Why would Dr. Boutin recommend two-phase orthodontic treatment?
In some young patients you simply cannot wait until later to do orthodontic treatment. Some orthodontic problems like crossbites or overbites can cause tooth damage that cannot be undone later so an early first phase of treatment must be done to prevent irreversible changes. Some bite problems cause jaws to grow in unusual directions and correcting them early is a priority to prevent deformity that cannot be completely corrected later. If primary teeth are lost prematurely, other teeth drift around and you can lose space for some permanent teeth - these teeth could get stuck and become impacted. Two-phase orthodontic treatment is a specialized process that involves early interceptive treatment (Phase I) followed by more comprehensive treatment with full braces later (Phase II).
What if I put off treatment?
Putting off treatment in cases of crossbites or deep overbites can result in tooth wear/attrition that cannot be reversed. Putting off treatment in overbites can mean that there will not be enough growth left later to completely correct the bite problem. Putting off treatment in situations where an early bite problem causes the jaws to grow in unusual directions may result in a deformity that can only be corrected later with jaw surgery. Putting off treatment may result in teeth that become impacted, complicating future orthodontic treatment to the point where surgery and/or extraction of teeth may be needed. In short, putting off treatment can result in a need for more invasive treatment later in life that may not completely fix your smile.
The goal of Phase One treatment is to help the jaw develop in a way that will accommodate all of the permanent teeth and improve the way the upper and lower jaws fit together. Children often exhibit early signs of jaw problems as they grow and develop. An upper jaw that is growing too far forward or is too narrow can be recognized at an early age. If young children are found to have this kind of jaw discrepancy, they are candidates for early orthodontic treatment. Also, if children around the age of eight have crowded front teeth, early treatment can prevent the need to extract permanent teeth later.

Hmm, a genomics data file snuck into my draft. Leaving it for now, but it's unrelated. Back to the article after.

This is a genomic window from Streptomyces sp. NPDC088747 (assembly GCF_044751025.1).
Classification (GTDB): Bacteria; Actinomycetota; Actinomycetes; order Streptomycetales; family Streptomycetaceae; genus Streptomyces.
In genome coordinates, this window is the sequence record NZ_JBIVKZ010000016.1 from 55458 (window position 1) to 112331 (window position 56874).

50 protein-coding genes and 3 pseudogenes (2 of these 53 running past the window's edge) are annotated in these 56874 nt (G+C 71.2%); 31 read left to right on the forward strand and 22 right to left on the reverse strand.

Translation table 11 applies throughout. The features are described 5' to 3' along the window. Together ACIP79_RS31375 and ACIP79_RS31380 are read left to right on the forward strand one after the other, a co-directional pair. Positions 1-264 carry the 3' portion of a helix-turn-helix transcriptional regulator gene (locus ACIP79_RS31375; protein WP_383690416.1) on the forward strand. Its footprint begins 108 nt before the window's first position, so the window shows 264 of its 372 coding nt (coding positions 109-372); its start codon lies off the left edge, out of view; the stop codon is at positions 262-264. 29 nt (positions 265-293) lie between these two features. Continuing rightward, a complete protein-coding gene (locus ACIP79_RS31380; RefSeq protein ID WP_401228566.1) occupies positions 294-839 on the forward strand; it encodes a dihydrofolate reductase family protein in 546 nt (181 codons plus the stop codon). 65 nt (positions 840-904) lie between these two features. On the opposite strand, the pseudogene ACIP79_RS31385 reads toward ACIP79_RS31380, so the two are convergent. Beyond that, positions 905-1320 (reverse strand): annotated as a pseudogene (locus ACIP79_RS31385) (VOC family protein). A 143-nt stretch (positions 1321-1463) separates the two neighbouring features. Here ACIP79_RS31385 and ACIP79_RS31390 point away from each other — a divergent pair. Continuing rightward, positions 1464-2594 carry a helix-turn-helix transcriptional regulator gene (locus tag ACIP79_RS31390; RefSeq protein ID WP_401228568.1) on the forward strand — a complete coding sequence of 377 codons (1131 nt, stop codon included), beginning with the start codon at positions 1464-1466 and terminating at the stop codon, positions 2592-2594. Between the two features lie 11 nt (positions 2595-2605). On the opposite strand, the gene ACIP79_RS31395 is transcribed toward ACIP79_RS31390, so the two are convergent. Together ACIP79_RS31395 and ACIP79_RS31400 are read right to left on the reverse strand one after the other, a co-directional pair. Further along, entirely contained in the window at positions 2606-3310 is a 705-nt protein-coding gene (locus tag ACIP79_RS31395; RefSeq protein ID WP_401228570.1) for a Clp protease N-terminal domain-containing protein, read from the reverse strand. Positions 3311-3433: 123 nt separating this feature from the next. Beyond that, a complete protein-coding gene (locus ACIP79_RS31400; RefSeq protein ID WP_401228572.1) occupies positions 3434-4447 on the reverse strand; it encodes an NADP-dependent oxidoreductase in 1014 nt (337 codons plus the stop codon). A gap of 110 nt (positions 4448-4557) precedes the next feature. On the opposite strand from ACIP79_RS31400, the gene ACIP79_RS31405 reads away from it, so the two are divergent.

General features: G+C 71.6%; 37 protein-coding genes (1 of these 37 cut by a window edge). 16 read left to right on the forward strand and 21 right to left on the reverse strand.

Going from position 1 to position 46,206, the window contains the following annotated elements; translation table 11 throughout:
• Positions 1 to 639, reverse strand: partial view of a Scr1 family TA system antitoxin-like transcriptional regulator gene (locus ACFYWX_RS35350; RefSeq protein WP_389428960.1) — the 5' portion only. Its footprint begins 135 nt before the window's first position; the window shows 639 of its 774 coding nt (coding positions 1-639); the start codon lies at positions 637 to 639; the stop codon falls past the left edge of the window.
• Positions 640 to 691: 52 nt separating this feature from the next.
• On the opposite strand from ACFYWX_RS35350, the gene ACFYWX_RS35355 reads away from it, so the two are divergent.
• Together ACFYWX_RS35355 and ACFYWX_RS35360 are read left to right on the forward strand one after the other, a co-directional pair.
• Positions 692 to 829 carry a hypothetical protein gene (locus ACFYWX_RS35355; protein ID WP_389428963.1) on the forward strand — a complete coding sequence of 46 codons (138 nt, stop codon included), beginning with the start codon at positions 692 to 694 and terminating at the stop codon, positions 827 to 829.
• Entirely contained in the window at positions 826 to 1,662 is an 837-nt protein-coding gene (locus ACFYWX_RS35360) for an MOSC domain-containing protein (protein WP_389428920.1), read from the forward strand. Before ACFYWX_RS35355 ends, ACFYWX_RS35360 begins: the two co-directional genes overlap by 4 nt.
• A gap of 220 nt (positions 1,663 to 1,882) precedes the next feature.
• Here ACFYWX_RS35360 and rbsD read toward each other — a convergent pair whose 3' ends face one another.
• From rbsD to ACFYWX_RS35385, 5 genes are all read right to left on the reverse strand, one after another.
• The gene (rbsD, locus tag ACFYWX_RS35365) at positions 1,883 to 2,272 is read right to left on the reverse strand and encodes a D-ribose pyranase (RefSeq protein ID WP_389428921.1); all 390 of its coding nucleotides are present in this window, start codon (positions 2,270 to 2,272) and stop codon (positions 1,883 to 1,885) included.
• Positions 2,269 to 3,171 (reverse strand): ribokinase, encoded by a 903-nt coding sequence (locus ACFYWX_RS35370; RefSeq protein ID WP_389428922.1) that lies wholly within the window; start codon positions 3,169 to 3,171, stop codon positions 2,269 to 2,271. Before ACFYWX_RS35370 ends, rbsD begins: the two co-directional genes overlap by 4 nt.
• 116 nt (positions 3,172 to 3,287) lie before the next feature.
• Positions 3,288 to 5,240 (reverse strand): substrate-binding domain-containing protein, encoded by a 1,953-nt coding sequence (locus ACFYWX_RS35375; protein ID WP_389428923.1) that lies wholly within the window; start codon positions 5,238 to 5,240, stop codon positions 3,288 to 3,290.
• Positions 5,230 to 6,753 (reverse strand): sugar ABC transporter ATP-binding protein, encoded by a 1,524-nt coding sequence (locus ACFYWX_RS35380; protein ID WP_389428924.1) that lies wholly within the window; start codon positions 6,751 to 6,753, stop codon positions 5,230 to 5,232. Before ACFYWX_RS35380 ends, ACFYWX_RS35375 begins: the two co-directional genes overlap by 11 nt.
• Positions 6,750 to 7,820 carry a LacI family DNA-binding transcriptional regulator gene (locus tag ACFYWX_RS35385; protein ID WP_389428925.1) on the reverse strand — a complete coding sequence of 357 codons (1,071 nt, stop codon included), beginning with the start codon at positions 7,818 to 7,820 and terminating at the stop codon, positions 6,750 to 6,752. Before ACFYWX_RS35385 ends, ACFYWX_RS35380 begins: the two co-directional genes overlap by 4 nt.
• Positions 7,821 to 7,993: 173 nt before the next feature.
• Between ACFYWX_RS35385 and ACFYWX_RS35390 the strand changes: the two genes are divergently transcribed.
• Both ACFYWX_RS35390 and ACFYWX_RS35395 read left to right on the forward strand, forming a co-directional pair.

- Planning now can save your smile later
Receiving early treatment may prevent the removal of permanent teeth later in life, or prevent the need for surgical procedures to realign the jaws in the future.
- Making records to determine your unique treatment
Orthodontic records will be necessary to determine the type of appliances to be used, the duration of treatment time, and the frequency of visits for the first phase of orthodontic treatment. Records consist of models of the teeth, X-rays, and photographs. During your child's initial consultation, your doctor will determine if Orthodontic Diagnostic Records are needed to plan early treatment.
Resting or Retention Period
In this phase, the teeth that have been straightened often must be held in place with retainers and the remaining permanent teeth are left alone as they erupt. Retaining devices may have to be modified or not be recommended if they would interfere with eruption of these new teeth. It may be necessary to allow the existing permanent teeth some freedom of movement. A successful first phase will have created room for permanent teeth to find an eruption path. Otherwise, they may become impacted or severely displaced.
- Monitoring your teeth's progress
At the end of the first phase of treatment, teeth positions are improved but they are not in their final positions. This will be determined and accomplished in the second phase of treatment. Selective removal of certain primary (baby) teeth may be in the best interest of enhancing eruption of permanent teeth during this resting phase. Therefore, periodic recall appointments for observation are necessary, usually on a six-month basis.
The goal of the second phase is to make sure each tooth has an exact location in the mouth where it is in harmony with the lips, cheeks, tongue, and other teeth. When this equilibrium is established, the teeth will function together properly. Phase Two usually involves full upper and lower braces.
At the beginning of the first phase, orthodontic records were made and a diagnosis and treatment plan was established. Certain types of appliances were used in the first phase to correct and realign the teeth and jaw. The second phase involves updating diagnostic orthodontic records and begins when the last baby molars are falling out, and usually requires braces on all the teeth for an average of 18 to 24 months. Retainers are worn after this phase to ensure you maintain your result.